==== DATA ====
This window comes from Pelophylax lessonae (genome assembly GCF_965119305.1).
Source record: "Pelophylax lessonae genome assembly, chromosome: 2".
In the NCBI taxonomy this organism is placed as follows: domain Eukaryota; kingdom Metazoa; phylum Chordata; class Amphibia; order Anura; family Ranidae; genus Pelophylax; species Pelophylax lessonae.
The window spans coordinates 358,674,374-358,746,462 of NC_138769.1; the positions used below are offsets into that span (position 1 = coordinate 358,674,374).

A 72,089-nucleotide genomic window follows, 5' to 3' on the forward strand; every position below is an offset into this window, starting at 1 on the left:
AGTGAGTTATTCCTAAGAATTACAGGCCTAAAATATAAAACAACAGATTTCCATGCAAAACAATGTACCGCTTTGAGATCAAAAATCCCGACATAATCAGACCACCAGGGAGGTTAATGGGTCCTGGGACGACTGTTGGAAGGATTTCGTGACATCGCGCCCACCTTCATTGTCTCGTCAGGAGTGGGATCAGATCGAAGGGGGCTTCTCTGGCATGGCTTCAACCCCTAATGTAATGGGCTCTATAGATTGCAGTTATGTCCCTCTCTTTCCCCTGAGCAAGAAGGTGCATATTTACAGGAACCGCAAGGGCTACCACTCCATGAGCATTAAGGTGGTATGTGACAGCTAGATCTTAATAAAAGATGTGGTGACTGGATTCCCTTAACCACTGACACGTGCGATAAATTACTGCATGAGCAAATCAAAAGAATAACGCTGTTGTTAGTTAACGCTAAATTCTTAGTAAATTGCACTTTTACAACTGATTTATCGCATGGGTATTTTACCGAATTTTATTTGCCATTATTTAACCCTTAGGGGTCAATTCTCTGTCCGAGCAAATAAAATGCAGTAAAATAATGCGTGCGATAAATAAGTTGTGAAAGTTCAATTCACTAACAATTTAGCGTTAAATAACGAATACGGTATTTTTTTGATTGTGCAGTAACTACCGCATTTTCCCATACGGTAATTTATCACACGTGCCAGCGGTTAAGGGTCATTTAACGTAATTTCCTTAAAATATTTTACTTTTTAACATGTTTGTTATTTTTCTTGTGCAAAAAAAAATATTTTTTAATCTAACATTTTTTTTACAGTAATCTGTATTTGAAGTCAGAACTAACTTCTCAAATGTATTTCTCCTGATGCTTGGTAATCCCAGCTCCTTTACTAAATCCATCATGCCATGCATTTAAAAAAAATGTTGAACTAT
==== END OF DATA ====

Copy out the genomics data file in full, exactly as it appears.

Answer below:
This window comes from Pelophylax lessonae (genome assembly GCF_965119305.1).
Source record: "Pelophylax lessonae genome assembly, chromosome: 2".
In the NCBI taxonomy this organism is placed as follows: domain Eukaryota; kingdom Metazoa; phylum Chordata; class Amphibia; order Anura; family Ranidae; genus Pelophylax; species Pelophylax lessonae.
The window spans coordinates 358,674,374-358,746,462 of NC_138769.1; the positions used below are offsets into that span (position 1 = coordinate 358,674,374).

A 72,089-nucleotide genomic window follows, 5' to 3' on the forward strand; every position below is an offset into this window, starting at 1 on the left:
AGTGAGTTATTCCTAAGAATTACAGGCCTAAAATATAAAACAACAGATTTCCATGCAAAACAATGTACCGCTTTGAGATCAAAAATCCCGACATAATCAGACCACCAGGGAGGTTAATGGGTCCTGGGACGACTGTTGGAAGGATTTCGTGACATCGCGCCCACCTTCATTGTCTCGTCAGGAGTGGGATCAGATCGAAGGGGGCTTCTCTGGCATGGCTTCAACCCCTAATGTAATGGGCTCTATAGATTGCAGTTATGTCCCTCTCTTTCCCCTGAGCAAGAAGGTGCATATTTACAGGAACCGCAAGGGCTACCACTCCATGAGCATTAAGGTGGTATGTGACAGCTAGATCTTAATAAAAGATGTGGTGACTGGATTCCCTTAACCACTGACACGTGCGATAAATTACTGCATGAGCAAATCAAAAGAATAACGCTGTTGTTAGTTAACGCTAAATTCTTAGTAAATTGCACTTTTACAACTGATTTATCGCATGGGTATTTTACCGAATTTTATTTGCCATTATTTAACCCTTAGGGGTCAATTCTCTGTCCGAGCAAATAAAATGCAGTAAAATAATGCGTGCGATAAATAAGTTGTGAAAGTTCAATTCACTAACAATTTAGCGTTAAATAACGAATACGGTATTTTTTTGATTGTGCAGTAACTACCGCATTTTCCCATACGGTAATTTATCACACGTGCCAGCGGTTAAGGGTCATTTAACGTAATTTCCTTAAAATATTTTACTTTTTAACATGTTTGTTATTTTTCTTGTGCAAAAAAAAATATTTTTTAATCTAACATTTTTTTTACAGTAATCTGTATTTGAAGTCAGAACTAACTTCTCAAATGTATTTCTCCTGATGCTTGGTAATCCCAGCTCCTTTACTAAATCCATCATGCCATGCATTTAAAAAAAATGTTGAACTAT